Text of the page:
Ishtar gate in the city of New Babylon

  The Mesopotamian civilization is one of the earliest civilizations in the world. It originated in the two rivers (Tigris and Euphrates) basins, so it is also known as the two rivers civilization. The center of this civilization was probably in the area of ​​what is now Baghdad, the capital of Iraq.
  The earliest creators of the Mesopotamia civilization were the Sumerians who came from the eastern mountainous area around 4000 BC. According to archaeological data, they could make pottery and invented the earliest human writing – cuneiform. In 3000 BC, the Sumerians established the city-state, which was destroyed by the Akkadian kingdom in the 24th century BC. By 2191 BC, the Sumerians were revived and established the Third Dynasty of Ur, which was later destroyed by the Elamites and Amorites in 2006 BC. The Amorites founded the city-state of Babylon in 894 BC. Babylon started relatively weak, and gradually became stronger when the sixth king Hammurabi, unified the two river basins, and established the Kingdom of Babylon. By 1595 BC, the kingdom of Babylon was destroyed by the Hittites, and then the country that ruled the two rivers was the Assyrian Empire.
  In the 7th century BC, a group of Semites from the Western Desert moved into the city of Babylon, which belonged to the Assyrian Empire. They were the Chaldeans. In 626 BC, the Chaldeans destroyed the northern Assyrian Empire and re-established a new kingdom on the ruins of the ancient city of Babylon, which was historically called the “New Babylonian Kingdom”. During the reign of Nebuchadnezzar II (604 BC – 562 BC), the economy of the Neo-Babylonian Kingdom developed, the national strength was strong, and the city construction also showed an unprecedented prosperity. The capital building of the Neo-Babylonian Kingdom in this period is the symbol of the history of West Asia and the highest embodiment of the civilization of the two rivers. It is famous for its luxury and magnificence and interprets a period of glory of the Mesopotamian civilization. Famous examples are the “Hanging Gardens” and the “Ishtar Gate” of Neo-Babylon, one of the “Seven Wonders of the World”.
  The city of Babylon, rebuilt by Nebuchadnezzar II, is a square city about 13.2 kilometers long, and the Euphrates River passes through the city. The city walls are majestic and the palaces are magnificent. The city walls are based on bright blue. The patterns of lions, bulls and dragons composed of white and yellow are scattered throughout the city walls. They are arranged layer by layer from top to bottom, striding high. , lifelike. In addition to the luxurious palaces in the city (including the legendary Hanging Garden, one of the Seven Wonders of World History), 50 temples were also built (Babel Tower is the most important one). The Hanging Garden, called “Hanging Paradise” in Arabic, has a three-dimensional structure with a total of 7 floors and a height of 25 meters. dance to tune. There is a small stream flowing in the garden, and the stream is drawn from the Euphrates. The city is surrounded by two thick walls, with eight gates in total, and high towers throughout the walls. All city gates are named after gods, the most famous of which is the northern gate “Ishtar”. “Ishtar” is the world’s earliest epic – the goddess of love in the Babylonian heroic epic “Gilgamesh”. The Ishtar Gate was the main ceremonial passage to the temple and palace districts of Babylon at that time. It is actually a tall, square-shaped watchtower. The watchtower and the watchtower are connected by an arched aisle, which is particularly magnificent. The watchtower has a total of two city walls, up to 12 meters, with prominent towers on both sides. The walls of the city wall and the tower are made of navy blue glazed bricks, and the entire wall is inlaid with 575 reliefs of bison and dragon beasts made of ceramic tiles. Passing through this gate of Ishtar is a north-south avenue in the city. This avenue is very spectacular. The ancient grand sacred procession procession must pass through this avenue, so it is called the Holy Way. It is built with 1.05-meter-square limestone, with white and rose slate inlaid in the center, red slate on both sides, and cuneiform inscriptions on the slate. At the end of the Holy Path is the most majestic and tall Marduk Temple in the city. Marduk was the king of the gods in Babylon.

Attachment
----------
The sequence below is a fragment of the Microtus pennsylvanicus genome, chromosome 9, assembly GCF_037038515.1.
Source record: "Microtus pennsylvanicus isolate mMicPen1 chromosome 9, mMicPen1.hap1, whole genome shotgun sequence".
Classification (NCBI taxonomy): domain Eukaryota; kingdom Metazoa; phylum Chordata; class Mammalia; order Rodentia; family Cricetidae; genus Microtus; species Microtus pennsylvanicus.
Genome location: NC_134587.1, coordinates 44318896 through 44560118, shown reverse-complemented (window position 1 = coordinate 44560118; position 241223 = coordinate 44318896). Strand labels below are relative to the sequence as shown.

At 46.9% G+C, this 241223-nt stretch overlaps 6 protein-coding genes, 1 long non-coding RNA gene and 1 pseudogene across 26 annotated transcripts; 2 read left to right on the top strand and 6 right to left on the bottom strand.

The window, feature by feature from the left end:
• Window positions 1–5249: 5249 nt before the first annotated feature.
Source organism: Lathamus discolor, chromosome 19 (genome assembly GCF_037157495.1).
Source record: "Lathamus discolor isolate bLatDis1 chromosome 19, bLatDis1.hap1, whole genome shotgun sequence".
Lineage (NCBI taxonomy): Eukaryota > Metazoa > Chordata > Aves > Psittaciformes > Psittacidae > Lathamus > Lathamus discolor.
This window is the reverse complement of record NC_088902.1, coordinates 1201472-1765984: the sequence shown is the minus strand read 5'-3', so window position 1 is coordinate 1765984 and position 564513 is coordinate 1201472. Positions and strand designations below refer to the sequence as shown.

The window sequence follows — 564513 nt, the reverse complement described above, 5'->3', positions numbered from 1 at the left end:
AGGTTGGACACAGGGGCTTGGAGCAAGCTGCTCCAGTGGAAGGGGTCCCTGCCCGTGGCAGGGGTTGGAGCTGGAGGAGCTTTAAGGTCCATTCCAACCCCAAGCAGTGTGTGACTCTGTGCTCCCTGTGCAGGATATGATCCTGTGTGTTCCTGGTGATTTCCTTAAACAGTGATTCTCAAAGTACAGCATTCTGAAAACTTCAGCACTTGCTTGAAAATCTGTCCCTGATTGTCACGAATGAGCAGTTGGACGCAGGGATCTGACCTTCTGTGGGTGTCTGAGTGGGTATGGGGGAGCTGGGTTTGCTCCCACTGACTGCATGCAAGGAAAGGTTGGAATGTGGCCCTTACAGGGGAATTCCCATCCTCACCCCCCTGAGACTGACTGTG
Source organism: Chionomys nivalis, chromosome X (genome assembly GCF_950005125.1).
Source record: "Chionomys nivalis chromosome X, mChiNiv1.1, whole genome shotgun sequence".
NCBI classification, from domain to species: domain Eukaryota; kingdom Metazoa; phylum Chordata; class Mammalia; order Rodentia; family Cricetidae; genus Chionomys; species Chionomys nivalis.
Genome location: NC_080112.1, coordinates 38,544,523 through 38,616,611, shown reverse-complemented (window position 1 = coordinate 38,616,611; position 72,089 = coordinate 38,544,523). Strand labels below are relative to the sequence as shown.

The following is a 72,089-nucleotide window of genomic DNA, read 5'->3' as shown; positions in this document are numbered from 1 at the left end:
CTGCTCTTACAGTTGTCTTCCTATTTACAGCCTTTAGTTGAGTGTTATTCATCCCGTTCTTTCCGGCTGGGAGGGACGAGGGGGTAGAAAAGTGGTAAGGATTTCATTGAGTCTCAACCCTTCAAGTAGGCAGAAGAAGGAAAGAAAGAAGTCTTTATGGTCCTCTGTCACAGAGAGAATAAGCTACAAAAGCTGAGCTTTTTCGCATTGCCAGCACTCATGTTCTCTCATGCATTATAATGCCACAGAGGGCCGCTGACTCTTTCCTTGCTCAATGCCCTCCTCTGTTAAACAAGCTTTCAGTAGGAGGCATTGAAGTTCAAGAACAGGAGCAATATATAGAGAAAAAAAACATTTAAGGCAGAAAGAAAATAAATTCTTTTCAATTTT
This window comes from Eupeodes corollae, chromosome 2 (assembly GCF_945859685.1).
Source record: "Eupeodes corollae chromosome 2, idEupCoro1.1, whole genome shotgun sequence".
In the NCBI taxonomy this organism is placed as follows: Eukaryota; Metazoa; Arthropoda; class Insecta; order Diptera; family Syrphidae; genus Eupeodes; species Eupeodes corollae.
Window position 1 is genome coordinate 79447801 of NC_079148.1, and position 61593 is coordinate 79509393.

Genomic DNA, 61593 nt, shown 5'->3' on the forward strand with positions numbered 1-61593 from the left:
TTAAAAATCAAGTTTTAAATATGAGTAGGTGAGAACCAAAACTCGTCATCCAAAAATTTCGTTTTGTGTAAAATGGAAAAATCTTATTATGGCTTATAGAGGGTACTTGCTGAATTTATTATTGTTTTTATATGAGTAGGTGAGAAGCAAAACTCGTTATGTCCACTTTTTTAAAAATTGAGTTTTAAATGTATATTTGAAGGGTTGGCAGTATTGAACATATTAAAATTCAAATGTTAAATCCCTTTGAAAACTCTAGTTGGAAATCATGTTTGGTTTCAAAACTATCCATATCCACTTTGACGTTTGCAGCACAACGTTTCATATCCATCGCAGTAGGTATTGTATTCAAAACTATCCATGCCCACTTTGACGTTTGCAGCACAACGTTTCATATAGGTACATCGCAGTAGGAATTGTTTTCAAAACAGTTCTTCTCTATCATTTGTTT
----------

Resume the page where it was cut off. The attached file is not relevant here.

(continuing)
The city of Babylon was built magnificently, fully showing the architectural level of the ancient Mesopotamia. Until more than 100 years later, when Herodotus, the Greek historian known as the “father of history”, came to Babylon, he still called it the most magnificent city in the world.
  The walls of the gates of Ishtar are covered with colored glazed tiles, and the blue tiles are inlaid with glazed relief decorations such as lions, bulls and dragons. The whole gate of Ishtar looks majestic and dignified, with dazzling colors, giving people a majestic and indestructible feeling.
  Compared with the decorative reliefs in ancient Assyrian palaces, this wall decoration shows a great leap in the wisdom of ancient art. Later Islamic architectural art in West Asia inherited the Neo-Babylonian decorative style in many aspects. In the use of glazed bricks, Eastern Arabian architecture has gained inspiration from ancient Babylonian architecture.
  The Ishtar Gate is now restored by the Rijksmuseum in Berlin.